True to form, the Star Alliance carrier is scheduled to grow seats at Denver 5.3% year-over-year in 2017, FlightGlobal schedules show. The growth has been driven by a shift to larger gauge aircraft with seats per day up 5.6% while average daily departures have remained flat at 372 flights.
United does not plan to keep departures flat for long though. Its chief pilot for Denver Rob Biddle told pilots in a November newsletter that the airline plans to increase departures to roughly 400 per day by 2019, a move he claims could make the airport its second busiest hub in terms of flights.
"At that level we will surpass both [Houston Intercontinental's] and [Newark's] current daily totals respectively," said Biddle.
For comparison, United operated about 290 daily flights from Denver when the airport opened in 1995, local reports state.
United will use all 11 of the new gates planned for concourse B, a pilot newsletter on 1 December shows. These include four additional gates on the western end of the concourse, plus a reconstruction of the currently regional-only "North Finger" on the eastern end of the concourse with five mainline narrowbody and five regional jet gates for a net increase of 11.
Work on the airline's facilities is scheduled to begin on the western end of the concourse in April, the newsletter says.
Southwest, which only returned to Denver in 2006 after a 20-year hiatus, operated nearly 200 daily departures from the airport in October making it its fourth largest city, its website shows.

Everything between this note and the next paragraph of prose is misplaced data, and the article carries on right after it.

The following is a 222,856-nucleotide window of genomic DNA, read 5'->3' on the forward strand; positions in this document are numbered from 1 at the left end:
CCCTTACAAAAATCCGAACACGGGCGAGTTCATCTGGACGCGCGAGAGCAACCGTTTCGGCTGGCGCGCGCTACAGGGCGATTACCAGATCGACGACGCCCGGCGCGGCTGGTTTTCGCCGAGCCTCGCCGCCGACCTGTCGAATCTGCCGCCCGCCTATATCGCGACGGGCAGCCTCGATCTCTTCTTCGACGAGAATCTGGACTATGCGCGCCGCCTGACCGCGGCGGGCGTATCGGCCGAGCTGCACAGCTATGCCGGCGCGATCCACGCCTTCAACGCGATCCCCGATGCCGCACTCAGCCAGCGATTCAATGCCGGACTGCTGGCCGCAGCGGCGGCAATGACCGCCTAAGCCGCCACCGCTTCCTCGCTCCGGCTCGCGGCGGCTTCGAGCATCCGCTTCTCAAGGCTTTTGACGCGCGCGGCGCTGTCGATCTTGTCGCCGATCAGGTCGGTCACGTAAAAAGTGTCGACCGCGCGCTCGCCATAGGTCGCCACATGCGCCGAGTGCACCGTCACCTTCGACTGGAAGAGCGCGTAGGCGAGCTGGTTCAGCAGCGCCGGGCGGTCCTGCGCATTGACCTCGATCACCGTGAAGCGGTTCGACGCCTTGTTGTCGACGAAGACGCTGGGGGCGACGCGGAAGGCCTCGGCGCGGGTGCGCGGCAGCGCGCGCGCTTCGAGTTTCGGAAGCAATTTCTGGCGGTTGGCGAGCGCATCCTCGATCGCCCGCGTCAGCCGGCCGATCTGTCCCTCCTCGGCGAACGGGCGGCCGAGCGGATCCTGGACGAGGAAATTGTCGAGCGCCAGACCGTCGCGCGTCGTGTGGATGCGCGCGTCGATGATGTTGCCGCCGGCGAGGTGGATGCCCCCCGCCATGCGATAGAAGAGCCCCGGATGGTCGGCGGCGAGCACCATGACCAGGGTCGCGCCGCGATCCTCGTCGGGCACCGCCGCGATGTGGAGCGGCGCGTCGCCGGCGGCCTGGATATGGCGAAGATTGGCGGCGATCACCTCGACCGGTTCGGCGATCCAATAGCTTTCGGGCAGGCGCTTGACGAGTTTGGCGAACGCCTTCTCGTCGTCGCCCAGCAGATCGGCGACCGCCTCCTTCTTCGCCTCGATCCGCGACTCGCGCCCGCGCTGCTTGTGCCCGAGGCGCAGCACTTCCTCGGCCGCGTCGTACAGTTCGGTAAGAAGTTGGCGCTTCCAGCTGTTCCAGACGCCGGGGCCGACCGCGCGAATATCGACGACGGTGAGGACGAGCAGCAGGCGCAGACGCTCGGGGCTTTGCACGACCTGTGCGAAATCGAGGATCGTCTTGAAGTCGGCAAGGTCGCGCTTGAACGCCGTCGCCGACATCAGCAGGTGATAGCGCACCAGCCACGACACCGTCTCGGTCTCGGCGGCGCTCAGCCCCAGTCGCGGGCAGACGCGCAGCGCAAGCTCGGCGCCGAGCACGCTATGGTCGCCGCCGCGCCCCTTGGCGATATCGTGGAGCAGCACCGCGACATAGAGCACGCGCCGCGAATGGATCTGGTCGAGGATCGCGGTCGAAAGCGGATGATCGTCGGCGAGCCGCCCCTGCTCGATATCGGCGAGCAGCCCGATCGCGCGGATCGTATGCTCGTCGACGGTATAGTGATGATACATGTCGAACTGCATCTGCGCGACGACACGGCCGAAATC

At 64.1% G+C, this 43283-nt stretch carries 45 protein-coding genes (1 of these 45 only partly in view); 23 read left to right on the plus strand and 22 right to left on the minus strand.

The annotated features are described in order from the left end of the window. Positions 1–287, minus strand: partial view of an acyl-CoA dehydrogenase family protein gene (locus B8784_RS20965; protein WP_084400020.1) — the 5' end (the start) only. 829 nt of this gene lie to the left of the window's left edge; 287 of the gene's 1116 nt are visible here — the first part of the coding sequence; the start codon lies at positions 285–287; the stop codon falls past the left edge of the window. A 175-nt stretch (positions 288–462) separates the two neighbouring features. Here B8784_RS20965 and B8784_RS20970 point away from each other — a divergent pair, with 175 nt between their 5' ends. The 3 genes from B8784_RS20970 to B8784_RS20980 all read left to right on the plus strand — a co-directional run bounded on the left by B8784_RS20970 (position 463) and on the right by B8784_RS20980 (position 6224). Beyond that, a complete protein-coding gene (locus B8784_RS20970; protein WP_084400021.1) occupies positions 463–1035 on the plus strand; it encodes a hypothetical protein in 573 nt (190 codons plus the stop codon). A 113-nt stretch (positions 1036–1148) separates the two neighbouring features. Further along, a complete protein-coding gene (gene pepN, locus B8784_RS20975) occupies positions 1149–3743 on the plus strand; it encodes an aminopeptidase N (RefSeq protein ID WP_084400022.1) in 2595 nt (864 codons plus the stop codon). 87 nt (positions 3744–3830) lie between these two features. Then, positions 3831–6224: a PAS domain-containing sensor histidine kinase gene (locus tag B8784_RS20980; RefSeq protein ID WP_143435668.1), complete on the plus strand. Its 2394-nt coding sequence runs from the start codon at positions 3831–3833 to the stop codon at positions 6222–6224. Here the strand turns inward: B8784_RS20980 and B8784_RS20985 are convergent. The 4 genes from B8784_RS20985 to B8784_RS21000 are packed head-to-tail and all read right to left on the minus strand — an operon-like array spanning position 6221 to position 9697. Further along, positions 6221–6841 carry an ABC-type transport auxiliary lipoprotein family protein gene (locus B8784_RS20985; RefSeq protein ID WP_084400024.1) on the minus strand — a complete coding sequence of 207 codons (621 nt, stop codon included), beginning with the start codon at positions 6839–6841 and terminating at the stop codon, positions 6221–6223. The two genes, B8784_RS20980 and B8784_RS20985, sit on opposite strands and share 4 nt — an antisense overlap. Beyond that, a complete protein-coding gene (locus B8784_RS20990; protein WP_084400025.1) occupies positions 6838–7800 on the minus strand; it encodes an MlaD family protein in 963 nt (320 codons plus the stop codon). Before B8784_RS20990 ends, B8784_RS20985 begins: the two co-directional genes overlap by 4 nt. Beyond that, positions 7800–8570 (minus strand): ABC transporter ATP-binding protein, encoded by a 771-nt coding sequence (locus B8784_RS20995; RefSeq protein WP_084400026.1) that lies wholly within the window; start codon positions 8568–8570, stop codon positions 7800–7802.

The Dallas-based carrier's seats at Denver are scheduled to grow 4.8% year-over-year in 2017 with flights up 4.2%, schedule data shows.
"We are in support of the gate expansion project," a Southwest spokeswoman says. She adds that the airline is working with Denver to determine how many of the 16 gates planned for concourse C it will use.
Southwest was the beneficiary of Denver's last gate expansion – and one of just two its undertaken since 1995 – when five gates were added to the western end of concourse C in 2014.
Frontier Airlines, the hometown carrier and third largest in Denver, declines to comment on the expansion project.
One of the big areas for growth for Denver is international traffic. Airlines have launched new service to Belize City, Cozumel and London Gatwick this year, and plan new or additional service to London Heathrow, Mazatlán and Paris Charles de Gaulle in 2018, schedules show.
International seat capacity is scheduled to increase 15.1% year-over-year in 2017, and will be up 28.9% compared to 2013, schedules show. Flight numbers are scheduled to increase 11% this year.
"Airlines are indicating they want to grow both internationally and domestically," says Jackson, adding that this includes Frontier, Southwest and United.